The U.S. Department of Labor Statistics identified eight different engineering levels that described the progression of responsibility for engineers. As industry flattened organizational structures, the eight engineering levels have become five. However, that doesn’t mean faster advancement. In fact, progress from one level to another takes longer because the scope of responsibilities and corporate expectations of the original eight levels of engineering are still expected for advancement today. The following list shows how Hoover’s Online describes the five levels of engineering for mechanical engineers:
- Level I mechanical engineer. Designs, develops, and tests all aspects of mechanical components, equipment, and machinery. Applies knowledge of engineering principles to design products such as engines, instruments, controls, robots, machines, etc. May be involved in fabrication, operation, application, installation, and/or repair of mechanical products. May require a bachelor’s degree in engineering and zero to three years of experience in the field or in a related area. Has knowledge of commonly used concepts, practices, and procedures within a particular field. Relies on instructions and preestablished guidelines to perform the functions of the job. Works under immediate supervision. Primary job functions do not typically require exercising independent judgment. Typically reports to a supervisor or manager. Alternate job title: entry-level mechanical engineer.
- Level II mechanical engineer. Designs, develops, and tests all aspects of mechanical components, equipment, and machinery. Applies knowledge of engineering principles to design products such as engines, instruments, controls, robots, machines, etc. May be involved in fabrication, operation, application, installation, and/or repair of mechanical products. Requires a bachelor’s degree in engineering and two to five years of experience in the field or in a related area. Familiar with standard concepts, practices, and procedures within a particular field. Relies on limited experience and judgment to plan and accomplish goals. Performs a variety of tasks. Works under general supervision; typically reports to a supervisor or manager. A certain degree of creativity and latitude is required. Alternate job title: intermediate-level mechanical engineer.
- Level III mechanical engineer. Designs, develops, and tests all aspects of mechanical components, equipment, and machinery. Applies knowledge of engineering principles to design products such as engines, instruments, controls, robots, machines, etc. May be involved in fabrication, operation, application, installation, and/or repair of mechanical products. Requires a bachelor’s degree in engineering and four to six years of experience in the field or in a related area. Familiar with a variety of the field’s concepts, practices, and procedures. Relies on experience and judgment to plan and accomplish goals. Performs a variety of complicated tasks. May report to an executive or a manager. A wide degree of creativity and latitude is expected.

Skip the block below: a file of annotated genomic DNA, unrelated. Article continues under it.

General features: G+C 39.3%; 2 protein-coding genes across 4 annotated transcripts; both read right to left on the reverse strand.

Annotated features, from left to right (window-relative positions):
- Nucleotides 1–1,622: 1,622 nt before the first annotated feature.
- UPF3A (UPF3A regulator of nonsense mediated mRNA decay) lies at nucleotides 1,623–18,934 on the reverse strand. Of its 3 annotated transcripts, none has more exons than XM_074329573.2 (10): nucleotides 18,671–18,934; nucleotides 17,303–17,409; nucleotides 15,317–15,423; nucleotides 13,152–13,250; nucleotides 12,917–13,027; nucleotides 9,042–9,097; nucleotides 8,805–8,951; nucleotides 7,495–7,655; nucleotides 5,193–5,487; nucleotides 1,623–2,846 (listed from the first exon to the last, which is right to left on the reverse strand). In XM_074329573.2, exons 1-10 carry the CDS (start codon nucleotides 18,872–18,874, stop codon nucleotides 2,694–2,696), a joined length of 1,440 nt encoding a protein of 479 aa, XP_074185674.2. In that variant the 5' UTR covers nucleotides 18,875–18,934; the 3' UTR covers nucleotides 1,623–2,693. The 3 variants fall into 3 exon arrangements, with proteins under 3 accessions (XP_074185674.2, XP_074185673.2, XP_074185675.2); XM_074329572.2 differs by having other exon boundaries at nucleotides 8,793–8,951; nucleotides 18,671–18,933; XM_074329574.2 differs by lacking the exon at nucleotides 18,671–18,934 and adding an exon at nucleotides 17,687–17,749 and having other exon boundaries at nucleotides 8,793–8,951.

- Level IV mechanical engineer. Designs, develops, and tests all aspects of mechanical components, equipment, and machinery. Applies knowledge of engineering principles to design products such as engines, instruments, controls, robots, machines, etc. May be involved in fabrication, operation, application, installation, and/or repair of mechanical products. Requires a bachelor’s degree in engineering and five to eight years of experience in the field or in a related area. Familiar with a variety of the field’s concepts, practices, and procedures. Relies on extensive experience and judgment to plan and accomplish goals. Performs a variety of tasks. May lead and direct the work of others. A wide degree of creativity and latitude is expected. Typically reports to a manager or head of a unit/department. Alternate job title: mechanical engineer—project lead.
- Level V mechanical engineer. Designs, develops, and tests all aspects of mechanical components, equipment, and machinery. Applies knowledge of engineering principles to design products such as engines, instruments, controls, robots, machines, etc. May be involved in fabrication, operation, application, installation, and/or repair of mechanical products. Requires a bachelor’s degree in engineering and at least eight years of experience in the field or in a related area. Familiar with a variety of the field’s concepts, practices, and procedures. Relies on extensive experience and judgment to plan and accomplish goals. Performs a variety of tasks. May lead and direct the work of others. A wide degree of creativity and latitude is expected. Typically reports to a manager or head of a unit/department. Alternate job titles: mechanical engineer-consultant/mechanical engineer-specialist.
Source: Hoover’s Online, http://swz-hoovers.salary.com, May 2007